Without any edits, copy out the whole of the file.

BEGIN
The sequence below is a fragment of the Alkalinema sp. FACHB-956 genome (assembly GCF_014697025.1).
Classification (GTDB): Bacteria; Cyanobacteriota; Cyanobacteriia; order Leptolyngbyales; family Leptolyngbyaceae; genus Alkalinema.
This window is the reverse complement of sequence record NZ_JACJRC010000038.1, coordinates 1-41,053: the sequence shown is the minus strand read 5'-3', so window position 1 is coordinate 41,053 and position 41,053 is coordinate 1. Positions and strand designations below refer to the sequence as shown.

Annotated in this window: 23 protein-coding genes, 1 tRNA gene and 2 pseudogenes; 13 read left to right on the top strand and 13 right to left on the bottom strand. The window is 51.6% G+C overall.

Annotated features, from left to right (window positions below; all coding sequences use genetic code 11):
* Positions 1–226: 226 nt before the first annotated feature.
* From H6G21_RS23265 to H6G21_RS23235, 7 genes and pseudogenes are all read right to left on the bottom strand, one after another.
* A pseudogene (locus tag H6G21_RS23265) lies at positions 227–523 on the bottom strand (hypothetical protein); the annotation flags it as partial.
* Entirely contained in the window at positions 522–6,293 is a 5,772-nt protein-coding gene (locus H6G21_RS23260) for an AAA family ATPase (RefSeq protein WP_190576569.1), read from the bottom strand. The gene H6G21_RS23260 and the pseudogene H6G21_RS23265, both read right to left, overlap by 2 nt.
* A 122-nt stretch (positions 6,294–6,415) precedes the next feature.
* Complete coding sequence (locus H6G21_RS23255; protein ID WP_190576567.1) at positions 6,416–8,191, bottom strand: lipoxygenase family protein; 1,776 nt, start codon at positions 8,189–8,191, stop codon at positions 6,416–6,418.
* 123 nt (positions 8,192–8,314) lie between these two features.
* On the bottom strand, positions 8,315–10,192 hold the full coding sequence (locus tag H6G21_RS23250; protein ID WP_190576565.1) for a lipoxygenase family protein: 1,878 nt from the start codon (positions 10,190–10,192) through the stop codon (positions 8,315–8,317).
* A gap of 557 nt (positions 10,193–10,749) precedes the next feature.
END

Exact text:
The sequence below is a fragment of the Alkalinema sp. FACHB-956 genome (assembly GCF_014697025.1).
Classification (GTDB): Bacteria; Cyanobacteriota; Cyanobacteriia; order Leptolyngbyales; family Leptolyngbyaceae; genus Alkalinema.
This window is the reverse complement of sequence record NZ_JACJRC010000038.1, coordinates 1-41,053: the sequence shown is the minus strand read 5'-3', so window position 1 is coordinate 41,053 and position 41,053 is coordinate 1. Positions and strand designations below refer to the sequence as shown.

Annotated in this window: 23 protein-coding genes, 1 tRNA gene and 2 pseudogenes; 13 read left to right on the top strand and 13 right to left on the bottom strand. The window is 51.6% G+C overall.

Annotated features, from left to right (window positions below; all coding sequences use genetic code 11):
* Positions 1–226: 226 nt before the first annotated feature.
* From H6G21_RS23265 to H6G21_RS23235, 7 genes and pseudogenes are all read right to left on the bottom strand, one after another.
* A pseudogene (locus tag H6G21_RS23265) lies at positions 227–523 on the bottom strand (hypothetical protein); the annotation flags it as partial.
* Entirely contained in the window at positions 522–6,293 is a 5,772-nt protein-coding gene (locus H6G21_RS23260) for an AAA family ATPase (RefSeq protein WP_190576569.1), read from the bottom strand. The gene H6G21_RS23260 and the pseudogene H6G21_RS23265, both read right to left, overlap by 2 nt.
* A 122-nt stretch (positions 6,294–6,415) precedes the next feature.
* Complete coding sequence (locus H6G21_RS23255; protein ID WP_190576567.1) at positions 6,416–8,191, bottom strand: lipoxygenase family protein; 1,776 nt, start codon at positions 8,189–8,191, stop codon at positions 6,416–6,418.
* 123 nt (positions 8,192–8,314) lie between these two features.
* On the bottom strand, positions 8,315–10,192 hold the full coding sequence (locus tag H6G21_RS23250; protein ID WP_190576565.1) for a lipoxygenase family protein: 1,878 nt from the start codon (positions 10,190–10,192) through the stop codon (positions 8,315–8,317).
* A gap of 557 nt (positions 10,193–10,749) precedes the next feature.